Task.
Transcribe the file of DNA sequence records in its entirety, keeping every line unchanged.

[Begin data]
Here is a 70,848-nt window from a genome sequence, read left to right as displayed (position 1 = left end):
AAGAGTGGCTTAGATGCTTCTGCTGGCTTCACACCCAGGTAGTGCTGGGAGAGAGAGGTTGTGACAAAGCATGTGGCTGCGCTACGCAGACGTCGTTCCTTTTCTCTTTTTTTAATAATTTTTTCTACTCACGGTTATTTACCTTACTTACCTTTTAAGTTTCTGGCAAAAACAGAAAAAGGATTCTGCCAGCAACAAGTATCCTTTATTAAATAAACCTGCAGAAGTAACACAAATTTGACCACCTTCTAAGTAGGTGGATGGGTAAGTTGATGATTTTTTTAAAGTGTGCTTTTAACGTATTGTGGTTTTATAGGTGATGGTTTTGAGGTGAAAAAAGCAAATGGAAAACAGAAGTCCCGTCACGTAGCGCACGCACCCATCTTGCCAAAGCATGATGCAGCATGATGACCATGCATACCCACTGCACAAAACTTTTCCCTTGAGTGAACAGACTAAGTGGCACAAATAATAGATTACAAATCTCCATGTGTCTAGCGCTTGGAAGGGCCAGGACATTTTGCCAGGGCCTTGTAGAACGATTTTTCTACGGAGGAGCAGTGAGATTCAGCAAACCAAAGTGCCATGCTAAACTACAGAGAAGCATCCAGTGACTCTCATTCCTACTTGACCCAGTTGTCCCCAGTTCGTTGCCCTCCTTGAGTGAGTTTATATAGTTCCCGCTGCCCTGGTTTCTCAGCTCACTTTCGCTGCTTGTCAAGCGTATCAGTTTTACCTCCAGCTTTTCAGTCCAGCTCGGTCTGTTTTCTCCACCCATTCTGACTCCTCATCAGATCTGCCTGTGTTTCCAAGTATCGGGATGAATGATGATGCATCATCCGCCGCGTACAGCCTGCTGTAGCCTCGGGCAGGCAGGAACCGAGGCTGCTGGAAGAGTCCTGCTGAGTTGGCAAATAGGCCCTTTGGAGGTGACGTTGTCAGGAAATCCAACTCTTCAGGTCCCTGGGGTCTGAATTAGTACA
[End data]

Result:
Here is a 70,848-nt window from a genome sequence, read left to right as displayed (position 1 = left end):
AAGAGTGGCTTAGATGCTTCTGCTGGCTTCACACCCAGGTAGTGCTGGGAGAGAGAGGTTGTGACAAAGCATGTGGCTGCGCTACGCAGACGTCGTTCCTTTTCTCTTTTTTTAATAATTTTTTCTACTCACGGTTATTTACCTTACTTACCTTTTAAGTTTCTGGCAAAAACAGAAAAAGGATTCTGCCAGCAACAAGTATCCTTTATTAAATAAACCTGCAGAAGTAACACAAATTTGACCACCTTCTAAGTAGGTGGATGGGTAAGTTGATGATTTTTTTAAAGTGTGCTTTTAACGTATTGTGGTTTTATAGGTGATGGTTTTGAGGTGAAAAAAGCAAATGGAAAACAGAAGTCCCGTCACGTAGCGCACGCACCCATCTTGCCAAAGCATGATGCAGCATGATGACCATGCATACCCACTGCACAAAACTTTTCCCTTGAGTGAACAGACTAAGTGGCACAAATAATAGATTACAAATCTCCATGTGTCTAGCGCTTGGAAGGGCCAGGACATTTTGCCAGGGCCTTGTAGAACGATTTTTCTACGGAGGAGCAGTGAGATTCAGCAAACCAAAGTGCCATGCTAAACTACAGAGAAGCATCCAGTGACTCTCATTCCTACTTGACCCAGTTGTCCCCAGTTCGTTGCCCTCCTTGAGTGAGTTTATATAGTTCCCGCTGCCCTGGTTTCTCAGCTCACTTTCGCTGCTTGTCAAGCGTATCAGTTTTACCTCCAGCTTTTCAGTCCAGCTCGGTCTGTTTTCTCCACCCATTCTGACTCCTCATCAGATCTGCCTGTGTTTCCAAGTATCGGGATGAATGATGATGCATCATCCGCCGCGTACAGCCTGCTGTAGCCTCGGGCAGGCAGGAACCGAGGCTGCTGGAAGAGTCCTGCTGAGTTGGCAAATAGGCCCTTTGGAGGTGACGTTGTCAGGAAATCCAACTCTTCAGGTCCCTGGGGTCTGAATTAGTACA